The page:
as one of the leaders, but later, since 1947, as the only prominent leader- the Quaid-i-Azam. For over thirty years, he had
guided their affairs; he had given expression, coherence and direction to their ligitimate aspirations and cherished dreams;
he had formulated these into concerete demands; and, above all, he had striven all the while to get them conceded by both
the ruling British and the numerous Hindus the dominant segment of India's population. And for over thirty years he had fought,
relentlessly and inexorably, for the inherent rights of the Muslims for an honourable existence in the subcontinent. Indeed,
his life story constitutes, as it were, the story of the rebirth of the Muslims of the subcontinent and their spectacular
rise to nationhood, phoenixlike.
Three years later, in January 1910, Jinnah was elected to the newly-constituted
Imperial Legislative Council. All through his parliamentary career, which spanned some four decades, he was probably the most
powerful voice in the cause of Indian freedom and Indian rights. Jinnah, who was also the first Indian to pilot a private
member's Bill through the Council, soon became a leader of a group inside the legislature. Mr. Montagu (1879-1924), Secretary
of State for India, at the close of the First World War, considered Jinnah "perfect mannered, impressive-looking, armed to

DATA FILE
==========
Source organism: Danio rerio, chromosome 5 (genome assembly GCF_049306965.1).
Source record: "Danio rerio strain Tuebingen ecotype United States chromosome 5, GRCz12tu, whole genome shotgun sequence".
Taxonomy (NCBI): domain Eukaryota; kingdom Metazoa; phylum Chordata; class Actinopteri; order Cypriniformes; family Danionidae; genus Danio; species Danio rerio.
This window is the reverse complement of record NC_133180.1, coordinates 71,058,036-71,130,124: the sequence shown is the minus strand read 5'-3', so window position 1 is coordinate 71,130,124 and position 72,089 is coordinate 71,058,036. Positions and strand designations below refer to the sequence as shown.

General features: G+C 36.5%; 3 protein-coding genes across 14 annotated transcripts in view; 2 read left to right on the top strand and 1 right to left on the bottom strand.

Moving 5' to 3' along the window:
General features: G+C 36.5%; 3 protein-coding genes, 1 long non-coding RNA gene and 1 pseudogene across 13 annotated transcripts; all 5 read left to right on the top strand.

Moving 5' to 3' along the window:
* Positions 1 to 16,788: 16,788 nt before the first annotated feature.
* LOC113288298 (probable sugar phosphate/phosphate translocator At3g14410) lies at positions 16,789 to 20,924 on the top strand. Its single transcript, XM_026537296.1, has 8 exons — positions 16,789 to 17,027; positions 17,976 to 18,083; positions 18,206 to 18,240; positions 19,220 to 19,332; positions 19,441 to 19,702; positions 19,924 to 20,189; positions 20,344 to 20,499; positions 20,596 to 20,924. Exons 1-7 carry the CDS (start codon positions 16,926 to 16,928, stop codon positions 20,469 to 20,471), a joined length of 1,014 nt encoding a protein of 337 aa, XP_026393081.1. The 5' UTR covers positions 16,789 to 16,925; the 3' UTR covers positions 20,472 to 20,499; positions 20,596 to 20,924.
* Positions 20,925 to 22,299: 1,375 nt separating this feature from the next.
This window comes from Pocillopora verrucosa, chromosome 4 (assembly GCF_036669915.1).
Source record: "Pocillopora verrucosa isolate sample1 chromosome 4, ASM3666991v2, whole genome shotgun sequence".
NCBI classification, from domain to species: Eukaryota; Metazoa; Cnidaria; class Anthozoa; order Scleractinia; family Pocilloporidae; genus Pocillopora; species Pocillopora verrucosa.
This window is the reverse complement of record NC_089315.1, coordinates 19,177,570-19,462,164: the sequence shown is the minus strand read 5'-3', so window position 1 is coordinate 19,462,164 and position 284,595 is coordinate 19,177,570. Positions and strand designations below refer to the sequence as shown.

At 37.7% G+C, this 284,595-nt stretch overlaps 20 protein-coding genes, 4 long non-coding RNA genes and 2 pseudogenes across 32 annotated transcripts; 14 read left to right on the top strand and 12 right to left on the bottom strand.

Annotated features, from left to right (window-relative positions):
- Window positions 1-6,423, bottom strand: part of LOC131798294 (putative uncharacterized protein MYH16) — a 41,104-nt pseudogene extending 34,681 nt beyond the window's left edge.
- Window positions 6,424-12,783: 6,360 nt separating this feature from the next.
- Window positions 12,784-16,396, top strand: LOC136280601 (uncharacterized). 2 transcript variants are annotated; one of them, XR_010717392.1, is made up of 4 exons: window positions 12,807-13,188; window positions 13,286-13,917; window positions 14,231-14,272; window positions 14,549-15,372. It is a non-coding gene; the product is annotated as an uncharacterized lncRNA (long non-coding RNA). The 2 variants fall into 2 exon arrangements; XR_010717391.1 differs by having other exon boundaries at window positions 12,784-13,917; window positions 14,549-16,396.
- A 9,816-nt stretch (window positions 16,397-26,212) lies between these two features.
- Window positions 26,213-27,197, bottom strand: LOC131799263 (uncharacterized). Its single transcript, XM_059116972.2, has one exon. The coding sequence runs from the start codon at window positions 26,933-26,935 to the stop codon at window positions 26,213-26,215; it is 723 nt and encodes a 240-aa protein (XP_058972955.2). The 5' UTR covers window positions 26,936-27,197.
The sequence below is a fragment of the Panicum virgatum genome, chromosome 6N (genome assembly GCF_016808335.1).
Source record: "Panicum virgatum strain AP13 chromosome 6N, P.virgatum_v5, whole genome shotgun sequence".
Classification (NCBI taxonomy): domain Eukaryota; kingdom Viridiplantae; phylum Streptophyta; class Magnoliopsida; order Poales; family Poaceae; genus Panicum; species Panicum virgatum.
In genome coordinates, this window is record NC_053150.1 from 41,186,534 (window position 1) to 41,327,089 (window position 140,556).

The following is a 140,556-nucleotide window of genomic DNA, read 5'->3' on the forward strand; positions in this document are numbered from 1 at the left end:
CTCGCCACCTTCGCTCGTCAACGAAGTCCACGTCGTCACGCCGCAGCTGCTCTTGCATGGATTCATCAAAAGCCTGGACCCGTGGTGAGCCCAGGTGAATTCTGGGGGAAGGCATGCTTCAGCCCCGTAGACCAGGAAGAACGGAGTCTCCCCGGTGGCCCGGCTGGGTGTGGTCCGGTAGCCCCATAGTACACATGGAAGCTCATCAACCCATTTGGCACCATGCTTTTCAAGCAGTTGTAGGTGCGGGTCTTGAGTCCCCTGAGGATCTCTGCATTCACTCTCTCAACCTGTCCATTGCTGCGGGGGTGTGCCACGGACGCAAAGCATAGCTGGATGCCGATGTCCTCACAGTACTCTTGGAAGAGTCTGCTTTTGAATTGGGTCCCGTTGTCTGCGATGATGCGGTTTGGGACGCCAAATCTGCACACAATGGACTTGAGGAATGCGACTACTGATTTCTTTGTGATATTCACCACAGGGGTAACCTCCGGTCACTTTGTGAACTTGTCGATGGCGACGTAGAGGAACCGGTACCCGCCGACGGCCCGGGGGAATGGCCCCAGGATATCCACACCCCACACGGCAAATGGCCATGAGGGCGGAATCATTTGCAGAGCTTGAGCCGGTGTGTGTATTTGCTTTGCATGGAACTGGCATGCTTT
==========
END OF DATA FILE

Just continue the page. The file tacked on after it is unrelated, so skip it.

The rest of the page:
the teeth with dialecties..."Jinnah, he felt, "is a very clever man, and it is, of course, an outrage that such a man should
have no chance of running the affairs of his own country."
For about three decades since his entry into politics in 1906, Jinnah passionately
believed in and assiduously worked for Hindu-Muslim unity. Gokhale, the foremost Hindu leader before Gandhi, had once said
of him, "He has the true stuff in him and that freedom from all sectarian prejudice which will make him the best ambassador
of Hindu-Muslim Unity: And, to be sure, he did become the architect of Hindu-Muslim Unity: he was responsible for the Congress-League
Pact of 1916, known popularly as Lucknow Pact- the only pact ever signed between the two political organisations, the Congress
and the All-India Muslim League, representing, as they did, the two major communities in the subcontinent.
The Congress-League scheme embodied in this pact was to become the basis for
the Montagu-Chemlsford Reforms, also known as the Act of 1919. In retrospect, the Lucknow Pact represented a milestone in